Example: Create a Custom C++ Library

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Example: Create a Custom C++ Library

This topic describes how to create a sample C++ library and configure a .mff file for it so that the library appears in the Libraries window of MapForce.

 

1.Create a header (.h) file for your class library. The following code listing illustrates a sample header file called Greetings.h.

 

  #ifndef HELLOWORLDLIBRARY_GREETINGS_H_INCLUDED
  #define HELLOWORLDLIBRARY_GREETINGS_H_INCLUDED
 
  #if _MSC_VER > 1000
    #pragma once
  #endif // _MSC_VER > 1000
 
  using namespace altova;
 
  namespace helloworld {
 
  class ALTOVA_DECLSPECIFIER Greetings
  {
  public:
    static string_type   HelloFunctionResponse(bool greetingType);
  };
 
  } // namespace HelloWorldLibrary
 
  #endif // HELLOWORLDLIBRARY_GREETINGS_H_INCLUDED

 

Notice that the function has been declared as static, and that the namespace altova is imported. Remember to write ALTOVA_DECLSPECIFIER in front of the class name, this ensures that your classes will compile correctly—whether you use dynamic or static linkage in subsequently generated code.

 

2.Create a .cpp file with the same name as the header file. The .cpp file must be in the same directory as the .h file. The following code listing illustrates a sample .cpp file called Greetings.cpp that includes the Greetings.h file created previously:

 

  #include "StdAfx.h"
  #include "../Altova/Altova.h"
  #include "../Altova/AltovaException.h"
  #include "../Altova/SchemaTypes.h"
 
  #include "Greetings.h"
 
  namespace helloworld {
 
    string_type   Greetings::HelloFunctionResponse(bool greetingType)
    {
        if( greetingType )        
          return _T("Hello World!");
        return _T("Hello User!");
    }
 
  }

 

Notice the lines that import the StdAfx.h and several Altova libraries. These lines must be left unchanged. The paths to the Altova libraries is correct; in the generated code, these paths will point to the respective files.

 

In contrast to Java or C#, you do not need to compile your source C++ files. They will be copied to the generated code, and are compiled with the rest of the generated mapping code.

 

3.Using an XML editor, create a new .mff file and validate it against the ..\Program Files\MapForceLibraries\mff.xsd folder. Make sure that the text highlighted below points to the directory of the header and cpp files created previously. Remember that the namespace and function names and data types defined here must correspond to those in the C++ code, as described in Configuring the .mff File. For information about data type support, see Data Type Mapping.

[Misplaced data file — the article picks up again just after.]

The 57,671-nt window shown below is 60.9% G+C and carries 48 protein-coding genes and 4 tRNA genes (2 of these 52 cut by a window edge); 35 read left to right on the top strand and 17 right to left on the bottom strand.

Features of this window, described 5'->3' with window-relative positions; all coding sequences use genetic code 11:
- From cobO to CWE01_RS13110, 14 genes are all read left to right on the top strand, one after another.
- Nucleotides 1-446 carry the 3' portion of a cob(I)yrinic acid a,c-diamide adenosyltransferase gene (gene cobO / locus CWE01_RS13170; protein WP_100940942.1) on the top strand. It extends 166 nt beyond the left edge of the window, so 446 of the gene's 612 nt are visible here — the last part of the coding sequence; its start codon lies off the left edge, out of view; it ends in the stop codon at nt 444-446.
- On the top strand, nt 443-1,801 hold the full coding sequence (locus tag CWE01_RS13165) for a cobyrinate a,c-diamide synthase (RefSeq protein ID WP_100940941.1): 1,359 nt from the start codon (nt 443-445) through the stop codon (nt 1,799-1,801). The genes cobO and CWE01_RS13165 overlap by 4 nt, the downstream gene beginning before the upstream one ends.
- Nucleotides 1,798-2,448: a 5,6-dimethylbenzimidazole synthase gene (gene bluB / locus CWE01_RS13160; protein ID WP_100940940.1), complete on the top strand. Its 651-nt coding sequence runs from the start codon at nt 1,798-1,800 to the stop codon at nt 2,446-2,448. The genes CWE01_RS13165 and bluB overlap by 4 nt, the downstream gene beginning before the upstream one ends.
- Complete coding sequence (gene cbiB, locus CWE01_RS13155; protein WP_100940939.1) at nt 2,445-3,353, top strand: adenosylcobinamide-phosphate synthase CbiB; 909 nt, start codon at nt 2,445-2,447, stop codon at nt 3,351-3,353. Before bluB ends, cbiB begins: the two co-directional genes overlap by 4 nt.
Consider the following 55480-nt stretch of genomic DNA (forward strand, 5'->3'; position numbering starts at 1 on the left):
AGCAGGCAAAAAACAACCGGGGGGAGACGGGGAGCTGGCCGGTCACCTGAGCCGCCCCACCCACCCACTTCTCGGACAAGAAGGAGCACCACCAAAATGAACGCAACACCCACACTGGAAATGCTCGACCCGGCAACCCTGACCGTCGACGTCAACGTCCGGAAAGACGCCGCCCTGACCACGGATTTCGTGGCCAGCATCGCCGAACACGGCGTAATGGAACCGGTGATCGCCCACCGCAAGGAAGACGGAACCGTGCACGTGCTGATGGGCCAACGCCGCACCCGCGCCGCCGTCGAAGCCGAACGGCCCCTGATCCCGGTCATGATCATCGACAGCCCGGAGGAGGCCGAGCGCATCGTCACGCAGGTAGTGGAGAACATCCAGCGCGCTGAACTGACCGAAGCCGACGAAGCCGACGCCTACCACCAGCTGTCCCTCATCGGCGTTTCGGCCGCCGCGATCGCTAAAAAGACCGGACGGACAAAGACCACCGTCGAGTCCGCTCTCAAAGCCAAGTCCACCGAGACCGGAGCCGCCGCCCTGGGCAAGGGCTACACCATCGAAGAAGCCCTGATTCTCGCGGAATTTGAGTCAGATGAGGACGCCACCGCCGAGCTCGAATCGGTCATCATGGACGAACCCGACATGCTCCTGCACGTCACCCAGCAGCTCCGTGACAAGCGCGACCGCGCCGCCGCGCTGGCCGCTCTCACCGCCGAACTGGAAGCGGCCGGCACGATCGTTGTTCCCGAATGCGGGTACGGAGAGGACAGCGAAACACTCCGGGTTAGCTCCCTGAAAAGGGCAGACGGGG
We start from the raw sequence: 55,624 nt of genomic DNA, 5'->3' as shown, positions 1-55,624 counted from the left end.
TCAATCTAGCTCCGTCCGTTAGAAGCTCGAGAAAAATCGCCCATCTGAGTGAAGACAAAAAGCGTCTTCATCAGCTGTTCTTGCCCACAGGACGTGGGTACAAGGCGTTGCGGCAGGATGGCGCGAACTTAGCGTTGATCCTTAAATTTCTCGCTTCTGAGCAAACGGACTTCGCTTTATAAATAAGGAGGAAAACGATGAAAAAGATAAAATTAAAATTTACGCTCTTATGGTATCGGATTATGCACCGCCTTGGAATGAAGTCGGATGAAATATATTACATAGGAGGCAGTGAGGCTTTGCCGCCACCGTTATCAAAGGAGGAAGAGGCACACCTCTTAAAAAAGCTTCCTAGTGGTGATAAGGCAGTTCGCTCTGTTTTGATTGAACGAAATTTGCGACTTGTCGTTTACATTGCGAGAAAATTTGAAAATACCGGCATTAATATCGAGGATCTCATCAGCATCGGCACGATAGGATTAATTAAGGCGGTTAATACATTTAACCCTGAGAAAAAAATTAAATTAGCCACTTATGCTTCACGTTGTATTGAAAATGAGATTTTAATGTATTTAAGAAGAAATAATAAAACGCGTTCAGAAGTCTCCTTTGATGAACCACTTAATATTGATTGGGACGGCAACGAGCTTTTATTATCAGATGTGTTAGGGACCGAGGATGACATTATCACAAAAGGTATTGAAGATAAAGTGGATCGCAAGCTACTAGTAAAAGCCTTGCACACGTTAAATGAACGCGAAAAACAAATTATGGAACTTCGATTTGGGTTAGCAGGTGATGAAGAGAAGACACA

<?xml version="1.0" encoding="UTF-8"?>
<mapping version="9" library="helloworld" xmlns:xs="http://www.w3.org/2001/XMLSchema" xmlns:xsi="http://www.w3.org/2001/XMLSchema-instance" xsi:noNamespaceSchemaLocation="mff.xsd">
  <implementations>
    <implementation language="cpp">
        <setting name="namespace" value="helloworld"/>
        <setting name="class" value="Greetings"/>
        <setting name="path" value="C:\Projects\HelloWorld"/>
        <setting name="include" value="Greetings.h"/>
        <setting name="source" value="Greetings.cpp"/>
    </implementation>
  </implementations>
  <group name="Greetings">
    <component name="HelloFunctionResponse">
        <sources>
          <datapoint name="greeting_type" type="xs:boolean"/>
        </sources>
        <targets>
          <datapoint name="result" type="xs:string"/>
        </targets>
        <implementations>
          <implementation language="cpp">
              <function name="HelloFunctionResponse"/>
          </implementation>
        </implementations>
        <description>
          <short>result = hello(greeting_type)</short>
          <long>Returns a greeting according to the given greeting type.</long>
        </description>
    </component>
  </group>
</mapping>

 

You have now finished creating a custom library and the .mff file which adapts it to MapForce. The custom .mff file can now be used in MapForce (see Importing the .mff File Into MapForce). Remember that, in order to execute mappings that use native C++ libraries, you will need to generate C++ code and run the mapping from your C++ code or application.

 

Resolving C++ compile errors

If you get a compiler error at the line shown below, modify the project properties to include a reference to the msado15.dll file.

 

 #import "msado15.dll" rename("EOF", "EndOfFile")

 

In Visual Studio 2008:

 

1.On the Tools menu, click Options.
2.Expand Projects and Solutions > VC++ Directories.
3.Under "Show directories for", select Include files, and add a new entry that points to the directory where msado15.dll file is located (usually, C:\Program Files\Common Files\System\ADO).
4.Build the project.

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